Thursday, May 5, 2022

Priestly Vocations

Newest priests for the Diocese of Camden

Dear Parishioners,

This year five ordinations to the Priesthood for the Diocese of Camden are scheduled for May 14th.  We congratulate and should pray for: 
Paul Abbruscato, Christopher Myers, Logan Nilsen, Cesar Pirateque and Stephen Robbins. Ad multos annos!
However, for the next two years there are no scheduled ordinations.  It should lead us to ask "why?"  I know that it is probably one of the most difficult times for the Sacred Priesthood with all of the scandalous behavior of clergy and hierarchy being made manifest.  However, Jesus intended from the earliest days of the Church that there be priests and that they model their lives after Him.  Shame on any of us ordained clergy who do not live up to that call.
When was the last time that we had a vocation to the ordained priesthood from our parish?

I know that we do not do the “calling”—God does.  I also realize that we do not have control over how a person who hears the call responds—free will is always involved.
Yet, I think there are things that can be done to foster vocations that may be present among the young men of our parish:
1.       Continue to pray fervently for vocations to the priesthood.  There are more things accomplished through prayer than we might imagine.  We are commanded in the Gospel to "Ask the master of the harvest to send out laborers for his harvest." (Mt. 9:38)  We need to pray that those who hear the call of the Lord may have the courage to respond to that call.

2.       Encourage young men to think about the priesthood.  I was asked by someone in high school if I had ever thought about becoming a priest.  People told me that they thought that I might make a good priest.  I heard many homilies in my home parish encouraging young men to become priests if God is calling them.  In a secular, materialistic world there are many things working against a spiritual life or vocation.  We need the people of the parish to give some positive reinforcement to the value of priesthood.
3.      Do not discourage people from following the call.  One of the most disheartening things that was said to me when I initially told people that I was going into the seminary to study to be a priest was: "You don’t want to do that.  It’s such a lonely life."   This commentary came from a couple that I knew.  They were not priests.  How did they know so authoritatively that it would be a lonely life?  I have since known various married couples who suffer loneliness (or even unhappiness).  After 35 years of priesthood, I can truly say that I am basically happy each day.  While there may be some times of loneliness—I think all people have them—this is not and has not been a consistent characteristic of my life as a priest.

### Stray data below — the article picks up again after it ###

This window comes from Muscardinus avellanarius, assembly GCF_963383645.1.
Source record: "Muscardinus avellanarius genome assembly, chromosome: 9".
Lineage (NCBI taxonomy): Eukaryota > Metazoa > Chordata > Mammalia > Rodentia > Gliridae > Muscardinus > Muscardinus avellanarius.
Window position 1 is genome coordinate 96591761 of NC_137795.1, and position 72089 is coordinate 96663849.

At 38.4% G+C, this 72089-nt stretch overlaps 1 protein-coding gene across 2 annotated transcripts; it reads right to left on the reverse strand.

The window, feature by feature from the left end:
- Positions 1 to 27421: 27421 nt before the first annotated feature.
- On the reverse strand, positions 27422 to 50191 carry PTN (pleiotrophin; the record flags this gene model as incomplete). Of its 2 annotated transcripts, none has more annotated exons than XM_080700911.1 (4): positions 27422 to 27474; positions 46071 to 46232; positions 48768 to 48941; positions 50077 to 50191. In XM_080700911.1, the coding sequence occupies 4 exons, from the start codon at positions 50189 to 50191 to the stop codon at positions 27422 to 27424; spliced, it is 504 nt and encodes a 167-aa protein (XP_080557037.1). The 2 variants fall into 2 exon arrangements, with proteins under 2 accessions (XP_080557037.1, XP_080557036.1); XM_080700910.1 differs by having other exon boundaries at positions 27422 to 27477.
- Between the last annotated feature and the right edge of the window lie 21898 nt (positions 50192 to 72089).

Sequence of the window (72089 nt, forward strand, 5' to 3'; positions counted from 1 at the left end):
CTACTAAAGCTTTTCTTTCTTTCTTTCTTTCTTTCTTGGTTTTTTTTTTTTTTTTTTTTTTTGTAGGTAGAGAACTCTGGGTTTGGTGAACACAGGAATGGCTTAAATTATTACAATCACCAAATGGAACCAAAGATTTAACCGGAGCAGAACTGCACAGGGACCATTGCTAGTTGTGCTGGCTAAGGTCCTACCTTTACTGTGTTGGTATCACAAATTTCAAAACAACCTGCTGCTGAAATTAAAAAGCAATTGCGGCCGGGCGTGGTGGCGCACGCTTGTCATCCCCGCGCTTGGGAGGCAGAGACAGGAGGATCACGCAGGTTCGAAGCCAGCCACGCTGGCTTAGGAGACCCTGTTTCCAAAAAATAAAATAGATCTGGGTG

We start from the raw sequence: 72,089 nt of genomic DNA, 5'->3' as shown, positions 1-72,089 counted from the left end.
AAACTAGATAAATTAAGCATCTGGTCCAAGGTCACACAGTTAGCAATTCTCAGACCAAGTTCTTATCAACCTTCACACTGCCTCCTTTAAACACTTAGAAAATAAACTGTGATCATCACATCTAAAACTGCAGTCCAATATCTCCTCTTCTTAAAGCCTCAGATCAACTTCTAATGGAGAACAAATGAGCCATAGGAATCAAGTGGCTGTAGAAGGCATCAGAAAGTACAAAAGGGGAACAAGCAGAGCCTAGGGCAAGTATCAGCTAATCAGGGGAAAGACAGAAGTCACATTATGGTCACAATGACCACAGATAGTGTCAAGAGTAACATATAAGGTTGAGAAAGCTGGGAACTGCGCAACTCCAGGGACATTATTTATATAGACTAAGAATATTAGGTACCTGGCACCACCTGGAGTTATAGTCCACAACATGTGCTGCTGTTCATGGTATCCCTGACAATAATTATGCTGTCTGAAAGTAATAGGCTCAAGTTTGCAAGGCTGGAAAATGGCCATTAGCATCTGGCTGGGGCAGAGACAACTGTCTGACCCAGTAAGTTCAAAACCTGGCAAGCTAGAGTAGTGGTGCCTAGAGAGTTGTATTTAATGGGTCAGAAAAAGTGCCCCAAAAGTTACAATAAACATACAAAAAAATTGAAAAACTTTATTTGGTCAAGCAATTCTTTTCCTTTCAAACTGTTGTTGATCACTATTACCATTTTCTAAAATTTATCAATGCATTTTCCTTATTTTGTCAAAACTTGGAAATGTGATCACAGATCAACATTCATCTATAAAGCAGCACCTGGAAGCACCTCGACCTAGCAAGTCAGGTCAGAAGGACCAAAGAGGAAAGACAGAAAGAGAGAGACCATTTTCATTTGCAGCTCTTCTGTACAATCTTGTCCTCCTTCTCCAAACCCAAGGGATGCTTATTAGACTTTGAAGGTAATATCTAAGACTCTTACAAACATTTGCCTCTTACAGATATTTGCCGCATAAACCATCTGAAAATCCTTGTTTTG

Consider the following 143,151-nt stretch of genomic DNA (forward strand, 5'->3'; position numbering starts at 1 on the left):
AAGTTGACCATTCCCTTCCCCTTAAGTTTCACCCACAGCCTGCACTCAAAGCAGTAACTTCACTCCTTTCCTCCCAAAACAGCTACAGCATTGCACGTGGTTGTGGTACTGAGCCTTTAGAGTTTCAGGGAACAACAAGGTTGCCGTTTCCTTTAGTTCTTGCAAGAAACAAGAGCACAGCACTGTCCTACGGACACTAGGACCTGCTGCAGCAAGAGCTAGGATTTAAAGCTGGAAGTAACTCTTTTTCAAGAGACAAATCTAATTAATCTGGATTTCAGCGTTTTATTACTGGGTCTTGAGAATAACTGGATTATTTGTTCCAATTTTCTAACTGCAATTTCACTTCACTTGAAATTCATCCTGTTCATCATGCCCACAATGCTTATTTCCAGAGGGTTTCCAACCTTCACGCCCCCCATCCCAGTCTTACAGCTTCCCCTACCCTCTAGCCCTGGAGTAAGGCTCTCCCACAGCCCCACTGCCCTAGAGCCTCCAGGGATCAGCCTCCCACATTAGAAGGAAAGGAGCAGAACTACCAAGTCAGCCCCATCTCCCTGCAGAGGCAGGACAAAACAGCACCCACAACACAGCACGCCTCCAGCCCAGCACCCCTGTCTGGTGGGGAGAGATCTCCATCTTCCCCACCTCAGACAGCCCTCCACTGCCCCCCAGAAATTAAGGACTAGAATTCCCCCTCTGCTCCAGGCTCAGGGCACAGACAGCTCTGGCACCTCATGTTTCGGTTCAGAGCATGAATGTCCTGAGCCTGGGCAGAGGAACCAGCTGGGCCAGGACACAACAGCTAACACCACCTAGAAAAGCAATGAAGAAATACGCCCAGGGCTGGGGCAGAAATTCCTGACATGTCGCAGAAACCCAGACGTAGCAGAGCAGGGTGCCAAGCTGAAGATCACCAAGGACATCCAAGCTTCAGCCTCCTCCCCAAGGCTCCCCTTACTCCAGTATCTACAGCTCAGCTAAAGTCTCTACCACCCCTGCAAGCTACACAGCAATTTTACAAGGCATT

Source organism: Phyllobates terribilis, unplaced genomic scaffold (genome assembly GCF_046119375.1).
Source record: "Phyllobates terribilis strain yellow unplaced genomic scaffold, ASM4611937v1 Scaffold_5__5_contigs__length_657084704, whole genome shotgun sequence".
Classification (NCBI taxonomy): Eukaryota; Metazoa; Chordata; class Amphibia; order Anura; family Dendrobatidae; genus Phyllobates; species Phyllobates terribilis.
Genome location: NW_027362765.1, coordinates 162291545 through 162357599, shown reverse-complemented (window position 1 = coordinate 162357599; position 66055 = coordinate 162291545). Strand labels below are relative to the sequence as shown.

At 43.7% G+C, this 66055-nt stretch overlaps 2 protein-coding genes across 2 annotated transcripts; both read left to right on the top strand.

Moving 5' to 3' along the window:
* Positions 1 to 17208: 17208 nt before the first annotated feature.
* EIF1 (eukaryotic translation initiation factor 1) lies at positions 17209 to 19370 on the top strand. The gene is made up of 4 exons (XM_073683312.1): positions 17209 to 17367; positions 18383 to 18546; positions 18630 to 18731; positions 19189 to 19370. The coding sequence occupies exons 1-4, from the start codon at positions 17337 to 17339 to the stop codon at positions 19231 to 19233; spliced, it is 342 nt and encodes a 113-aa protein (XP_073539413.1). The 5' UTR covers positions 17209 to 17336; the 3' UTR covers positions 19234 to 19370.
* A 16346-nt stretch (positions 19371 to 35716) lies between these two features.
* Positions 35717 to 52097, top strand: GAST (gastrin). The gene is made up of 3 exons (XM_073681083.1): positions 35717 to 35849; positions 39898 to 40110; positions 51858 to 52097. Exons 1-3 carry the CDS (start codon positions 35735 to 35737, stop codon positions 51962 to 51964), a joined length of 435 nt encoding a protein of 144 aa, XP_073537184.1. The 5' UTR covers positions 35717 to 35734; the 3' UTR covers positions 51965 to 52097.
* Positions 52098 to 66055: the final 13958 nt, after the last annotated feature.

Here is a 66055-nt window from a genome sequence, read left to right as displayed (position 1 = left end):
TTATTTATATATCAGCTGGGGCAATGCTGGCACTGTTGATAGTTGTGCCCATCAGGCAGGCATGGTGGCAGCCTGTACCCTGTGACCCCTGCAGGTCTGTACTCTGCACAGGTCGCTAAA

4.       Realize that priests are not perfect.  As the Letter to the Hebrews reminds us: "Every high priest is taken from among men and made their representative before God, to offer gifts and sacrifices for sins.  He is able to deal patiently with the ignorant and erring, for he himself is beset by weakness and so, for this reason, must make sin offerings for himself as well as for the people."(Hebrews 5: 1-3)  Sometimes young men think that they are not worthy of such a call.  Who is?  Those of us who are ordained priests did not do anything to deserve the "call" from God.  We have just followed it, discerned it and accepted it.  You don’t have to be perfect to be a priest (but we do have to strive for holiness and to become more Christ-like every day!).

We need priests especially to celebrate the Eucharist, to forgive sins in the sacrament of Penance, to anoint the sick and dying—to be Christ’s presence in the world.  Please pray that priests will come from our parish and throughout the diocese.

Fr. Ed Namiotka

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